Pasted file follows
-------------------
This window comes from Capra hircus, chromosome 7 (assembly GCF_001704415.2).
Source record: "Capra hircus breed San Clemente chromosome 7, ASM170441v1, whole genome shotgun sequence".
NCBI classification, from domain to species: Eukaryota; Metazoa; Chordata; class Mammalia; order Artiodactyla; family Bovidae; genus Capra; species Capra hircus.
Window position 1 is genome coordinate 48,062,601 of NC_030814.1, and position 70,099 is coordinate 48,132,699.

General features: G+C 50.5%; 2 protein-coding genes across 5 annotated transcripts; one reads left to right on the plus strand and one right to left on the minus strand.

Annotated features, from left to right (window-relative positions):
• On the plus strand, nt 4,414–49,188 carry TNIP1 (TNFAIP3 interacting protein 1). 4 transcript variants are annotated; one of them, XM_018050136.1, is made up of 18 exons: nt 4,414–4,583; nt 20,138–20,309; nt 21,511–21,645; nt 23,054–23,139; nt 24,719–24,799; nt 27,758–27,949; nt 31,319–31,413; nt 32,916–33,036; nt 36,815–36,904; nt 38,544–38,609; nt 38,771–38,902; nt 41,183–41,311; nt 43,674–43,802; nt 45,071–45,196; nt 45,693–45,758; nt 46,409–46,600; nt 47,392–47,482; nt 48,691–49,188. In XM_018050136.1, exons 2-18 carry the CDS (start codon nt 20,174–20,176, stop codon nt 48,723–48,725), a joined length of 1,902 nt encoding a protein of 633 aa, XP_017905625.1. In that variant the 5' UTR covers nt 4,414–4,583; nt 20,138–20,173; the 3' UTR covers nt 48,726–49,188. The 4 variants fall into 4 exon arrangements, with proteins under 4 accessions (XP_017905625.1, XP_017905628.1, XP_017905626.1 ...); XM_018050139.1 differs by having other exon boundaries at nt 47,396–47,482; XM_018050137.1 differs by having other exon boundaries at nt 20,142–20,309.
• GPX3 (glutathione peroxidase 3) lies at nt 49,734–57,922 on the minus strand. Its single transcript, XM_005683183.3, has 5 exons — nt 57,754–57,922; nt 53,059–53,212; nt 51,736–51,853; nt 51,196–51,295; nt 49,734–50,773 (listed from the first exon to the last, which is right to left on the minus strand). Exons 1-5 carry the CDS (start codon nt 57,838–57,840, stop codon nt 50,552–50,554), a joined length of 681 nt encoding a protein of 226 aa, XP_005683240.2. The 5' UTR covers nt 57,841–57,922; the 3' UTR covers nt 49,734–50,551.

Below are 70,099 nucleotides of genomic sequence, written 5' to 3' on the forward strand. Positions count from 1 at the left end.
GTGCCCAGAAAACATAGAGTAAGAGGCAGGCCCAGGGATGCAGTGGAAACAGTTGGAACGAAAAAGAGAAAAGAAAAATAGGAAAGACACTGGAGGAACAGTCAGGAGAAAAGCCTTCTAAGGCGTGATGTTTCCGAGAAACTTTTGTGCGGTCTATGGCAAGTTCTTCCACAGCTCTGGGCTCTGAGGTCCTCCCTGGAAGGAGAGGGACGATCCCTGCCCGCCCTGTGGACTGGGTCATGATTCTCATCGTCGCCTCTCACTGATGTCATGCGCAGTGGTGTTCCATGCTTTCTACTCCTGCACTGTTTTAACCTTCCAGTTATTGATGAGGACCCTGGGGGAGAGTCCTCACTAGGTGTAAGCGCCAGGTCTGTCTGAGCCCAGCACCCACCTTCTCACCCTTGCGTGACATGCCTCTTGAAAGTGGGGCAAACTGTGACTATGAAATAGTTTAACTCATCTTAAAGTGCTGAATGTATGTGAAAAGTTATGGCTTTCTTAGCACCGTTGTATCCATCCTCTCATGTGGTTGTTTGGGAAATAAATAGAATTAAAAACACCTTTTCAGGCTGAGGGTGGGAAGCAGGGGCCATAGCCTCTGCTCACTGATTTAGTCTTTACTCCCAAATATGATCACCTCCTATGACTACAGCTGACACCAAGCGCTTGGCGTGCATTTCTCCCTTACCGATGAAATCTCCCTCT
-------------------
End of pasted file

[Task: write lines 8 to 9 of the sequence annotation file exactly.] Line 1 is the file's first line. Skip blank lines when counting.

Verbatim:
• GPX3 (glutathione peroxidase 3) lies at nt 49,734–57,922 on the minus strand. Its single transcript, XM_005683183.3, has 5 exons — nt 57,754–57,922; nt 53,059–53,212; nt 51,736–51,853; nt 51,196–51,295; nt 49,734–50,773 (listed from the first exon to the last, which is right to left on the minus strand). Exons 1-5 carry the CDS (start codon nt 57,838–57,840, stop codon nt 50,552–50,554), a joined length of 681 nt encoding a protein of 226 aa, XP_005683240.2. The 5' UTR covers nt 57,841–57,922; the 3' UTR covers nt 49,734–50,551.

Below are 70,099 nucleotides of genomic sequence, written 5' to 3' on the forward strand. Positions count from 1 at the left end.